The rent doesn’t have to be too damn high.

Compared to last year, rents across the U.S. have climbed 2.9%, surpassing the 2.4% growth from this time last year, according to data released in August from ApartmentList.com. What’s more, 92 of the 100 largest cities in America have experienced rent hikes compared to last year, with 84 of them seeing increases just in the past month.

You don’t have to take this. In fact, real estate insiders from around the nation say there are plenty of ways you can still find a great apartment that doesn’t break the bank. Here are four of the best rent hacks.

Yelp it.
You’ve probably Yelped restaurants or businesses, but most of us haven’t even thought to look on review site Yelp for reviews of apartments. But Brian McFadden, the director of agent development for real estate and brokerage site Triplemint, says this can be a great way to vet a building. Large apartment complexes in big cities may get reviews on Yelp and you can tell if the landlord is good, the building has problems, and more. You can even ask the tenants who reviewed the building questions, which could help you figure out if the landlord will cut deals on rent. Another tip: If you live in New York City, you can also look for your building on the site RentLogic.com, which rates buildings on everything from issues like mice to electrical problems.

Time it right.
If you can swing it, you’ll find the best deals on rent from November – February, as few people move during these months, says McFadden. “The market starts to warm back up in March and demand is always the highest between May and September — this is tied to the school year and graduation season — and apartments go quicker and landlords charge more,” he says.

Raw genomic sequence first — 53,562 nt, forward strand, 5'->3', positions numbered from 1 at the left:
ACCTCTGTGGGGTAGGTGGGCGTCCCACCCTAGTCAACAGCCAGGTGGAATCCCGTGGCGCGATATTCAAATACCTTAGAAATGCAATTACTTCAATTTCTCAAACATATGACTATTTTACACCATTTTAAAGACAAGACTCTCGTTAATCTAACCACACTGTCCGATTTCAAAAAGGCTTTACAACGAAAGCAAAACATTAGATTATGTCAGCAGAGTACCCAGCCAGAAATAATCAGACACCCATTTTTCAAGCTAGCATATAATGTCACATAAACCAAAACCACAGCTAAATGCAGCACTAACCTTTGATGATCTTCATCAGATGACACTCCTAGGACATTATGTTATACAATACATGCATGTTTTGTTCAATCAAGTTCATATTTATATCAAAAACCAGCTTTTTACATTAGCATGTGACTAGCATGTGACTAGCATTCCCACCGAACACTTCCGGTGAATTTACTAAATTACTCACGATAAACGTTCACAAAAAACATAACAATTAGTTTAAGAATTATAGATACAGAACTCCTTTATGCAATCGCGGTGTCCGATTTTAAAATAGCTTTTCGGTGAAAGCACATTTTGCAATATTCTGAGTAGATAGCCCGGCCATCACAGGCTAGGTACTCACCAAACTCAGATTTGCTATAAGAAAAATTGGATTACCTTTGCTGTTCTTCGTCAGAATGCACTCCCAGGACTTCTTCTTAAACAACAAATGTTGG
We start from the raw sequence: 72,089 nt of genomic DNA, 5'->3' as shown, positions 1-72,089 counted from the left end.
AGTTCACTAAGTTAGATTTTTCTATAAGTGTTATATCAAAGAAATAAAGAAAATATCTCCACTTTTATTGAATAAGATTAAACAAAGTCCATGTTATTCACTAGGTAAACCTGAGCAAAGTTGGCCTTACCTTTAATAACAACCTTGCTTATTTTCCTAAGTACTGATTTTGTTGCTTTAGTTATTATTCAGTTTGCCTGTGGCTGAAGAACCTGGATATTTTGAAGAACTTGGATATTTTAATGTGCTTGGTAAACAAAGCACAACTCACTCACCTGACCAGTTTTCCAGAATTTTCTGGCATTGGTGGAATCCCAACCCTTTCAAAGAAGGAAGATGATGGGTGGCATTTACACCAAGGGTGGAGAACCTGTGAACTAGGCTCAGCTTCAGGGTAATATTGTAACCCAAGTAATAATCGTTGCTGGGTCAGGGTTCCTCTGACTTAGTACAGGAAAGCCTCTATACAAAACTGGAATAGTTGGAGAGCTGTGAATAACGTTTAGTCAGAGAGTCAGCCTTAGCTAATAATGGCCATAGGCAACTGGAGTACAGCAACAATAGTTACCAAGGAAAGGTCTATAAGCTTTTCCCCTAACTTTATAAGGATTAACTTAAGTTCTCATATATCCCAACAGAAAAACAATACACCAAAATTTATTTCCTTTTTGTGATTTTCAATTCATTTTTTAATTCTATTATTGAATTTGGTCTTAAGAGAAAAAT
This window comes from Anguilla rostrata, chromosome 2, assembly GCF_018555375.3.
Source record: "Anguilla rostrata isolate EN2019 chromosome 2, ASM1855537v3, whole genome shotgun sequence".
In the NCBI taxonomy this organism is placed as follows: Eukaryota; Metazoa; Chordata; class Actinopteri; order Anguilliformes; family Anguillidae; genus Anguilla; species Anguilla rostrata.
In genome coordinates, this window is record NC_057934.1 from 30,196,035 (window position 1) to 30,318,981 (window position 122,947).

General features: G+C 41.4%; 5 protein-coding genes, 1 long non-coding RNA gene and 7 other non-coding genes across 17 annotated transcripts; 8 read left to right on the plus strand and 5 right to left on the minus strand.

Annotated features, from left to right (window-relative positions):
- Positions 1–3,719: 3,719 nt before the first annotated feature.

Look for this type of building.
“Often times, properties that have plenty of similar units available offer the best value,” says Scott Bierbryer, the co-founder and chief operating officer of an apartment search startup VeryApt.com.”Consequently, if a renter is looking for a 1 bedroom unit in a property with 10 available 1 bedrooms, it’s likely they can score a great deal,” he adds.

Now is the time to negotiate — even if you don’t want to move.
While rents are climbing still, growth still isn’t as fast as it was in 2015 (when it grew 3.5%) and experts say many landlords are starting to throw extras at tenants that can save them money and get them extra perks. “Many new properties will give 1-2 months free to encourage renters to move in ASAP,” says Bierbryer. “Many new properties that are trying to fill all 100-250 units at once will offer concessions, typically a month or two free on the first year, to early adopters, which can translate to a 10-20% discount.”

Even if you live in the building already, you can get concessions. “Developers are pouring resources; money, time, energy and personnel – to keep existing residents happy, year after year,” says David Picket, president of the Gotham Organization, which recently hired a community manager for its buildings to manage resident requests and improve the resident-landlord relationship.

You can get a deal on rent, for example, if you agree to sign on for two more years instead of one or prepay part of the rent, especially if you’ve been a good tenant already.

Go beyond the advertised price.
When you’re scanning for rental units, you often just look at the monthly rent, but “condos that include utilities in the rent are frequently overlooked and undervalued,” says Bierbryer. “In some markets like Chicago, condo rentals can include utilities, electric, internet, and cable, which can instantly translate to a $100-250/month savings.” He adds: “A savvy apartment searcher can secure a nicer unit for the same price if they appropriately budget for their all-in costs rather than just paying attention to the listed rent price.”